The undesirability of the existence of such a power from the public point of view is brought out in clear contrast by the facts in the case at bar. Here we have an oral agreement entered into in 1924 by a vice-president, no longer with the bank — an agreement which never appeared on the books of the bank and which an officer of the bank had deliberately refused to place thereon, "as it would then appear as a contingent liability of the bank." In 1930, six years after the oral agreement was made, the demand to repurchase is made. During all this time the public and public officials who examined the books and financial statements of the bank were unaware of the existence of this contingent liability. It was not until a serious business and financial depression had brought about a great decline in security prices that the demand to repurchase was made and the existence of the agreement made public. Ordinarily it will not be, until a time when a bank is having difficulty meeting its regular obligations that this additional burden will be saddled upon it. Such agreements imperil the stability of a bank and the security of its depositors. They are against public policy, and nothing contained in the Banking Law brings them within public policy. Respondent urges in this court the view taken by the learned court at Special Term that the bank's loss is attributable to its original investment rather than the buy-back agreement. Such contention, even if true, is beside the point, since the vice of the transaction lies in giving a misleading appearance to the financial condition of the bank which deludes banking examiners, depositors and stockholders.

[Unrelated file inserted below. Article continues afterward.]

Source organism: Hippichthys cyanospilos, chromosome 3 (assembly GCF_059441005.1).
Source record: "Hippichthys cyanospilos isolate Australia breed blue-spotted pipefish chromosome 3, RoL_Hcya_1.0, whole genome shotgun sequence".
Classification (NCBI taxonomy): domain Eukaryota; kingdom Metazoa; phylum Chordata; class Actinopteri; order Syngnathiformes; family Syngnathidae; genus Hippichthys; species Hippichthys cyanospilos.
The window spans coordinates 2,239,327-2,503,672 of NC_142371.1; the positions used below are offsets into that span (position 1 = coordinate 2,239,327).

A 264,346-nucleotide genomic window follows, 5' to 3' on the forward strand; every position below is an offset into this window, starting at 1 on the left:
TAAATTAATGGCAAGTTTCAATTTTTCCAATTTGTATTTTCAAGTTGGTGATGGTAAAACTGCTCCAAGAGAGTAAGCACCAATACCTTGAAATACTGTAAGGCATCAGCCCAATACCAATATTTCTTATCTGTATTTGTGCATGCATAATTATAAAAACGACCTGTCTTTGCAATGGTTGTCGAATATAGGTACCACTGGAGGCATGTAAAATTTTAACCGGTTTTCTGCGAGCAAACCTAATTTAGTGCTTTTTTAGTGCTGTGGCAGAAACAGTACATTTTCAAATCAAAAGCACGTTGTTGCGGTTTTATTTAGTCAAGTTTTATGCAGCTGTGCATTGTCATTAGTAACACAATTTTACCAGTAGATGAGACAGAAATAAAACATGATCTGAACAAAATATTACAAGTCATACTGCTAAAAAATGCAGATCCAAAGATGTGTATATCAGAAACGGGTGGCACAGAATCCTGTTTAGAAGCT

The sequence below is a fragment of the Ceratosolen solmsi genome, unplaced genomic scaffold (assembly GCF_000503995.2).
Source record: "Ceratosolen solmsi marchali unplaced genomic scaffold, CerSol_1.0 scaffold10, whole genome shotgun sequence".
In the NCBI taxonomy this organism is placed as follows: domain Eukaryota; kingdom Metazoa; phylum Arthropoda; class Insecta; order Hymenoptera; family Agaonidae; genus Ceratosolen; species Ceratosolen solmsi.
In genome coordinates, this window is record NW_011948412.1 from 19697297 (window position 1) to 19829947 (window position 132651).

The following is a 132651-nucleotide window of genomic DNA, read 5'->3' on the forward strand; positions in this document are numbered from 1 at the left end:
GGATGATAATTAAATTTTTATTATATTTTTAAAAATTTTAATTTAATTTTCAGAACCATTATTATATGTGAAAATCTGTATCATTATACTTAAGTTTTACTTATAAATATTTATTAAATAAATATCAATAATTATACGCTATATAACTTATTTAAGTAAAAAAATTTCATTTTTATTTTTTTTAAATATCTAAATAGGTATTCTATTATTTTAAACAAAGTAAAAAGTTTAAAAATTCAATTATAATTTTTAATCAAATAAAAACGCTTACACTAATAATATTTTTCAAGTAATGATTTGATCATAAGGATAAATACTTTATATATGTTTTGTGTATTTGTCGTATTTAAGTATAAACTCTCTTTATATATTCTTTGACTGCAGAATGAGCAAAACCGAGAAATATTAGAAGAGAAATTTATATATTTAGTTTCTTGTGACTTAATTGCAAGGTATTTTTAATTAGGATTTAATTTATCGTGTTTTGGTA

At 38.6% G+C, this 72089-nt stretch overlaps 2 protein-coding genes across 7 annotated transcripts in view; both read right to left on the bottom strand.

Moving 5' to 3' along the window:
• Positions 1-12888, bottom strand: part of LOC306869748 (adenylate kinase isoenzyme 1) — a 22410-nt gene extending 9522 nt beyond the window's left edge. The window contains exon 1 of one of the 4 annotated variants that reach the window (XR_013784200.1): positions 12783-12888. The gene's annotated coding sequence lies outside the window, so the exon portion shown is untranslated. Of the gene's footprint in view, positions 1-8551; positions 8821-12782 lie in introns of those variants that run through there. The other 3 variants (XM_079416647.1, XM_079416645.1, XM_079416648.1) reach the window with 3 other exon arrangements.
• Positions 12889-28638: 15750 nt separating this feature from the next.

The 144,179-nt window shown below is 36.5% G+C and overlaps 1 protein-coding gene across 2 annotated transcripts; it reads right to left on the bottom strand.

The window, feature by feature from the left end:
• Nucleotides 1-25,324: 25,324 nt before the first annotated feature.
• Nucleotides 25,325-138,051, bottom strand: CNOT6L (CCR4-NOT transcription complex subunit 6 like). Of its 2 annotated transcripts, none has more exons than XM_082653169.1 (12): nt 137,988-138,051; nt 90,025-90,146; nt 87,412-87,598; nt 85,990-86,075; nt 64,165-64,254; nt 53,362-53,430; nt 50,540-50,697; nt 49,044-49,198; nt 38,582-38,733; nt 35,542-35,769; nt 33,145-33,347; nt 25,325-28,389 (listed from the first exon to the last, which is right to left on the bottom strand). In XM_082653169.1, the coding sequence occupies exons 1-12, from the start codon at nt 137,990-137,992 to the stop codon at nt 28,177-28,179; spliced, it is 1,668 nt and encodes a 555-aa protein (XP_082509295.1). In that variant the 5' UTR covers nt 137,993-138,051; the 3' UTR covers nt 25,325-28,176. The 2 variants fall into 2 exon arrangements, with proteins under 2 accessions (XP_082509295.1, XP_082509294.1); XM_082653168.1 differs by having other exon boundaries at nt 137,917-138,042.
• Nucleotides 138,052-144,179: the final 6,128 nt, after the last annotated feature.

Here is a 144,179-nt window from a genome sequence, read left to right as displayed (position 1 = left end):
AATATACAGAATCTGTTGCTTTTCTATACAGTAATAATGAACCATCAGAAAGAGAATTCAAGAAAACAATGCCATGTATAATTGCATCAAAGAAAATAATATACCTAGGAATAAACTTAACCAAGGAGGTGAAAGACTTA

Cases in other jurisdictions are in conflict on this subject, and those cited are for the most part distinguishable. While a uniform view in other States carries weight where a question is doubtful, the public policy here is clear, and there is no reason for hesitance merely because a few jurisdictions have reached a contrary result.

The orders should be reversed, with costs in all courts, and the motion granted, with costs, and ten dollars costs of motion. The certified question is answered in the negative.

LEHMAN, O'BRIEN, HUBBS, LOUGHRAN and RIPPEY, JJ., concur; CRANE, Ch. J., taking no part.

Orders reversed, etc.

Summaries of

Rothschild v. Manufacturers Trust Co.

Court of Appeals of the State of New York
Jan 10, 1939
18 N.E.2d 527 (N.Y. 1939)
Case details for

Rothschild v. Manufacturers Trust Co.

Case Details


Court:Court of Appeals of the State of New York

Date published: Jan 10, 1939


18 N.E.2d 527 (N.Y. 1939)
18 N.E.2d 527